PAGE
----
Kierner, Cynthia A. Southern Women in Revolution, 1776-1800: Personal and Political Narratives. Columbia: University of South Carolina Press, 1998.
Kraus, Natasha Kirsten. A New Type of Womanhood: Discursive Politics and Social Change in Antebellum America. Durham: Duke University Press, 2008.
Rebecca Kugel and Lucy Eldersveld Murphy, eds. Native Women’s History in Eastern North America Before 1900: A Guide to Research and Writing. Lincoln: University of Nebraska Press, 2007.
McMahon, Lucia. Mere Equals: The Paradox of Educated Women in the Early American Republic. Ithaca: Cornell University Press, 2012.
McMillen, Sally G. Seneca Falls and the Origins of the Women’s Rights Movement. New York: Oxford University Press, 2008.
Myres, Sandra L. Westering Women and the Frontier Experience, 1800-1915. Albuquerque: University of New Mexico Press, 1982.
Nash, Margaret A. Women’s Education in the United States, 1780-1840. New York: Palgrave Macmillan, 2005.
National Archives, Research Guide, American Women’s History.
New-York Historical Society, Center for the Study of Women’s History
New York Public Library, Digital Schomburg, African American Women Writers of the 19th Century.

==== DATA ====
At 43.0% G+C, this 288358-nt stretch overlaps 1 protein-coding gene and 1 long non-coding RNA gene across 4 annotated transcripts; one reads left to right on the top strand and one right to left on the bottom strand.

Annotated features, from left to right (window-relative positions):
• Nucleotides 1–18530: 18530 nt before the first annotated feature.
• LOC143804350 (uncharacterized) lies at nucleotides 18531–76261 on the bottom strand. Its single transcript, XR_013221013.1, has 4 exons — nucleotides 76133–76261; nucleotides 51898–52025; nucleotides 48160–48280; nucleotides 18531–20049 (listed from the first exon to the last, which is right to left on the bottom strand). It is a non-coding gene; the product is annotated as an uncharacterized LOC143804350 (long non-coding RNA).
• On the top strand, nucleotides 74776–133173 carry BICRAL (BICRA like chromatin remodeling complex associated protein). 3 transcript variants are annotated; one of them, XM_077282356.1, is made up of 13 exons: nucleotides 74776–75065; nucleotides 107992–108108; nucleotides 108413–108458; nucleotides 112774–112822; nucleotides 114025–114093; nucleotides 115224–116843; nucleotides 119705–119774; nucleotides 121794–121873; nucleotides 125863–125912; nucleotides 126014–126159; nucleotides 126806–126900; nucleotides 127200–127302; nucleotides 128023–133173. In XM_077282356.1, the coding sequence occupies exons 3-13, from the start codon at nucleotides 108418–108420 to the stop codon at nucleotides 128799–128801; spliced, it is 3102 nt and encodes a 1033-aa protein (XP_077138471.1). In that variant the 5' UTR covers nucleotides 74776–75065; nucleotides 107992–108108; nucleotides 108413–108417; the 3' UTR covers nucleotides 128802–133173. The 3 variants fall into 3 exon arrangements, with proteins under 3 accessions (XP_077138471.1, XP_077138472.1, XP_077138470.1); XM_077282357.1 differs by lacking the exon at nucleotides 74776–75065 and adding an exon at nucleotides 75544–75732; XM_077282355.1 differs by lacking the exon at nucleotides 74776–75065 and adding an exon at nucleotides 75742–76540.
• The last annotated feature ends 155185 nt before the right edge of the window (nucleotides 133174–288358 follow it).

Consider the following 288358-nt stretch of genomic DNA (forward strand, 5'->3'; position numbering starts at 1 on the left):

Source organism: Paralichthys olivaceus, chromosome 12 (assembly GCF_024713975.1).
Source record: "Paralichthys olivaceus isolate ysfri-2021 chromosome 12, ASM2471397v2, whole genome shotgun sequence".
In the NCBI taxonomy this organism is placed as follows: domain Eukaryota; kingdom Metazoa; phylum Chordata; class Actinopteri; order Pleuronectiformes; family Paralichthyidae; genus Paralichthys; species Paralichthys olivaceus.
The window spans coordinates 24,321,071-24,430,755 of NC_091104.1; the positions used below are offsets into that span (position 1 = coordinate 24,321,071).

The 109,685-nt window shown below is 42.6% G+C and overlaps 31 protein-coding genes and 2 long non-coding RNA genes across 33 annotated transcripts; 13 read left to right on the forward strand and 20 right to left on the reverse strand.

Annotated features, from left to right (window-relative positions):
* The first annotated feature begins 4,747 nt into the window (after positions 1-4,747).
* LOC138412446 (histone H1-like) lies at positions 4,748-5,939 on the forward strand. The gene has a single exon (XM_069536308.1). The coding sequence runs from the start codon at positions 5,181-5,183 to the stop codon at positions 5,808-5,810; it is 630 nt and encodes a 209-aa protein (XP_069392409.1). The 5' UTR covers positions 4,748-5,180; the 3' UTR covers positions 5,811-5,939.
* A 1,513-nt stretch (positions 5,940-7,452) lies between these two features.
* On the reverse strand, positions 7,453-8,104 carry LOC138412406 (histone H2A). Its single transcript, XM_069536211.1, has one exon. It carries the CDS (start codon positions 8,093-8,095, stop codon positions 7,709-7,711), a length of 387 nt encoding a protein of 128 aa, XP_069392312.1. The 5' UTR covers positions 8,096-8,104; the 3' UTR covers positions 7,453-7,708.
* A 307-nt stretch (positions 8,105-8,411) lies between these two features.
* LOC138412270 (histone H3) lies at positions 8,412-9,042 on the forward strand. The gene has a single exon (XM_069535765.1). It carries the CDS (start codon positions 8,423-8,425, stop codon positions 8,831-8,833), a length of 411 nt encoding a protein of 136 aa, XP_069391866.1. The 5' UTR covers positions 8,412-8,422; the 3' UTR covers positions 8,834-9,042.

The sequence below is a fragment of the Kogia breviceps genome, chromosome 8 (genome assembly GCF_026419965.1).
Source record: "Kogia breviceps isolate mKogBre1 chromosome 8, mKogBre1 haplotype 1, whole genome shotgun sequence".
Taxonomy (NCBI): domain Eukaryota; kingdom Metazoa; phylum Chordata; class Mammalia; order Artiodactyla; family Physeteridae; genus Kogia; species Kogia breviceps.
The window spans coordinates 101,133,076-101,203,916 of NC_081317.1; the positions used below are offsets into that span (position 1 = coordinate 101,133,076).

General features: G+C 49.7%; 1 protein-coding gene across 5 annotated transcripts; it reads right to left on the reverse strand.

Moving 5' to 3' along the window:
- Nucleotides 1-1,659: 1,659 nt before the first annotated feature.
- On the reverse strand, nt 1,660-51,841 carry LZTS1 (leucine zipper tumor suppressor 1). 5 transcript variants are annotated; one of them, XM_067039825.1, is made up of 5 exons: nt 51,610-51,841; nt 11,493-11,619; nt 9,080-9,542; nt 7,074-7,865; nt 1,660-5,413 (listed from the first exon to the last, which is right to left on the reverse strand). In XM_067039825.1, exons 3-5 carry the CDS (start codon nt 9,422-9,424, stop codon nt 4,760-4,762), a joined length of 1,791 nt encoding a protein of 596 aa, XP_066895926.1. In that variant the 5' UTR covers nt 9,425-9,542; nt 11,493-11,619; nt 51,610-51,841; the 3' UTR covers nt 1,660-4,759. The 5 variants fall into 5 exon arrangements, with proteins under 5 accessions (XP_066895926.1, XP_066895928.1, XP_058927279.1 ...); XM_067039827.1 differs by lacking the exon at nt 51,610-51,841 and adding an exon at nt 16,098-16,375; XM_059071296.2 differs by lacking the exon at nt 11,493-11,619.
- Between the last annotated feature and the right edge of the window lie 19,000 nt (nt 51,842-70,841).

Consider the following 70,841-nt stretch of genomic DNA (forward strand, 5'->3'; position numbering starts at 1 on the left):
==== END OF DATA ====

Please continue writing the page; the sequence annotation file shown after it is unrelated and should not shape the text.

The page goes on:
Norton, Mary Beth. Liberty’s Daughters: The Revolutionary Experience of American Women, 1750-1800. Ithaca: Cornell University Press, 1996.
Plane, Ann Marie. Colonial Intimacies: Indian Marriage in Early New England. Ithaca: Cornell University Press, 2000.
Richter, Amy G. Home on the Rails: Women, the Railroad, and the Rise of Public Domesticity. Chapel Hill: University of North Carolina Press, 2005.
Rust, Marion. Prodigal Daughters: Susanna Rowson’s Early American Women. Chapel Hill: Published for the Omohundro Institute of Early American History and Culture, Williamsburg, Virginia, by the University of North Carolina Press, Chapel Hill, 2008.
Salmon, Marylynn. Women and the Law of Property in Early America. Chapel Hill: University of North Carolina, 1986.